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O.C. BUSINESS PLUS

Matching Workers With Right Employers Is Fair Game

Hundreds of Orange County job seekers and employers gather at Santa Ana College to shop in a tight market.

September 22, 2000|LESLIE EARNEST | TIMES STAFF WRITER

In one of the nation's tightest labor markets, Pamala Martinez quit her job 2 1/2 months ago to make the leap from retail to office work.

She's still dangling in thin air.

"Somebody told me it was a good time to be out of work," the 46-year-old Anaheim resident said. "I've been [job hunting] two months. Obviously I'm not doing something right."

Martinez was one of hundreds of job hunters who crowded a job fair at Santa Ana College on Thursday, an event as important to the area's worker-hungry employers as it was to the applicants.

In addition to proving there are still plenty of people out of work in Orange County, the strong turnout by both employers and candidates illustrated two crucial points about today's job market: Companies need more workers and workers want more money.

Indeed, with Orange County's unemployment rate hovering below 3%, the biggest challenge most companies face is simply finding workers. With that goal in mind, 90 employers--from Krispy Kreme to UPS to Walt Disney Co.--wooed applicants Thursday with everything from chocolate kisses to doughnuts. They offered a wide range of jobs, from hotel housekeeping positions paying minimum wage to executive posts boasting six-figure salaries.

Some recruiters said they are feeling additional pressure to find employees because Disney will be reeling in thousands of people in coming months to staff its new California Adventure theme park.

"It's like a suction going toward Anaheim, so we're countering the process," said Felipe Guerena, a recruiter for Marriott hotels.

And the hotel chain is going to extraordinary measures to snag the workers before Disney does. When Marriott isn't attending job fairs, it recruits at parks, strip malls, bus stops and even laundermats, Guerena said. "You do what you've got to do," he said.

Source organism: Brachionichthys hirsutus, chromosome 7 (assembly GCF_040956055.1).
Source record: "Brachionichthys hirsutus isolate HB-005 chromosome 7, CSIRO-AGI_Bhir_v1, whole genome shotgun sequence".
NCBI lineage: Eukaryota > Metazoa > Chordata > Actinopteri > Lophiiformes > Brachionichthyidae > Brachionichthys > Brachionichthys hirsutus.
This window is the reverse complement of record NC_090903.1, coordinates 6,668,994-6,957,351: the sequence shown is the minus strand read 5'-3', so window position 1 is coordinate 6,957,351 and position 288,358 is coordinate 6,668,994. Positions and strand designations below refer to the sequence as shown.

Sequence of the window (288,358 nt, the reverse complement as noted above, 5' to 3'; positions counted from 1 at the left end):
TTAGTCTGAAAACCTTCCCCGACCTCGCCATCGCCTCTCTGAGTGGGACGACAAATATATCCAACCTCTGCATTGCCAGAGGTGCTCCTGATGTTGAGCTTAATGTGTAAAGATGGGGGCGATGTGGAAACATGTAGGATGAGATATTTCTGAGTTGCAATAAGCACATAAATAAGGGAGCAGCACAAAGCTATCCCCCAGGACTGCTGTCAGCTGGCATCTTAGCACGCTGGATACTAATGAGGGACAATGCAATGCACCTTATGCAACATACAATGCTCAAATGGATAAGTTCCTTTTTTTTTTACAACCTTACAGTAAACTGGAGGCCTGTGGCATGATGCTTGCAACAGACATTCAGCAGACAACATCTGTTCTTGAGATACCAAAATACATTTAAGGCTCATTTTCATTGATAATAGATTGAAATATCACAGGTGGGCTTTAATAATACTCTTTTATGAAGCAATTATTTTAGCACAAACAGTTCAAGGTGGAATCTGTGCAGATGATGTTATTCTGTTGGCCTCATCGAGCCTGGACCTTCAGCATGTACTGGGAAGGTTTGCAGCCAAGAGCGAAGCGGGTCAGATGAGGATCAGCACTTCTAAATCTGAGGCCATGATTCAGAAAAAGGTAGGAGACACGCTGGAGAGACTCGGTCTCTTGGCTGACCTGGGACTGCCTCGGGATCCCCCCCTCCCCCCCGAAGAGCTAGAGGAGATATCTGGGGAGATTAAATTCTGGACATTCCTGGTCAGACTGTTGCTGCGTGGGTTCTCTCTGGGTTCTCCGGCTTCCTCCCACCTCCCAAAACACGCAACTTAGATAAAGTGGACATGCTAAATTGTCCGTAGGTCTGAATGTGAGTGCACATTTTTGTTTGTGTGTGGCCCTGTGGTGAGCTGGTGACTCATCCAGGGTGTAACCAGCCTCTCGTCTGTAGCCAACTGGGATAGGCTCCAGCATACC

"It's tough," said Tim Felix, human resource manager for SAS Retail Merchandising, which provides workers to stock grocery stores and pays $8.75 to $10 an hour.

But some applicants said they need higher-paying jobs.

"I can't survive on anything less" than $12 an hour, said Rose Wolfe, a 60-year-old Santa Ana resident who said she has become discouraged by a year of searching for a permanent job. And she's not picky. "I do assembly and office work. Whatever comes first, I'll take."

Some job seekers were looking to get back into the work force after disappointing setbacks. Lam Le's first job out of college was with an Internet company that "ran out of cash."

"It was just my luck that the first company I signed up with didn't do too well, so I'm back pounding the pavement," said the Fountain Valley resident, who had about 25 resumes tucked in a leather folder. Le, 23, said he wants a salary of at least $35,000 a year.

Some at the job fair said the rosy unemployment statistics can be misleading.

"In spite of the low unemployment rate, there's still a lot of people out there who are looking for work, in transition or looking for better jobs," said Xavier Gutierrez, a representative with the state Employment Development Department, which staged the event with a number of other governmental agencies and community groups.

Everywhere, companies made pitches:

"They're very flexible with their scheduling," said a recruiter for Knott's Berry Farm. "You just need to be available on weekends."

"It's an awesome opportunity," cooed an Avon worker, describing how employees can become "certified beauty advisors"--allowing them to do complete cosmetic make-overs--after taking an eight-hour course.

While the fair was scheduled to run from 2 to 7 p.m., Krispy Kreme set up its table at noon, looking for counter workers, janitors and doughnut makers. By 2:30, half the applications were gone.

Even the Marines showed up for the job fair, looking for a few good men. Or women.

But the students who stopped by the Marine's table in the first couple of hours weren't drawn by the prospect of a military career.

"Mostly they're all interested in continuing their college education through the Marine Corps," said 18-year-old Pvt. 1st Class Gustavo Terrazas.

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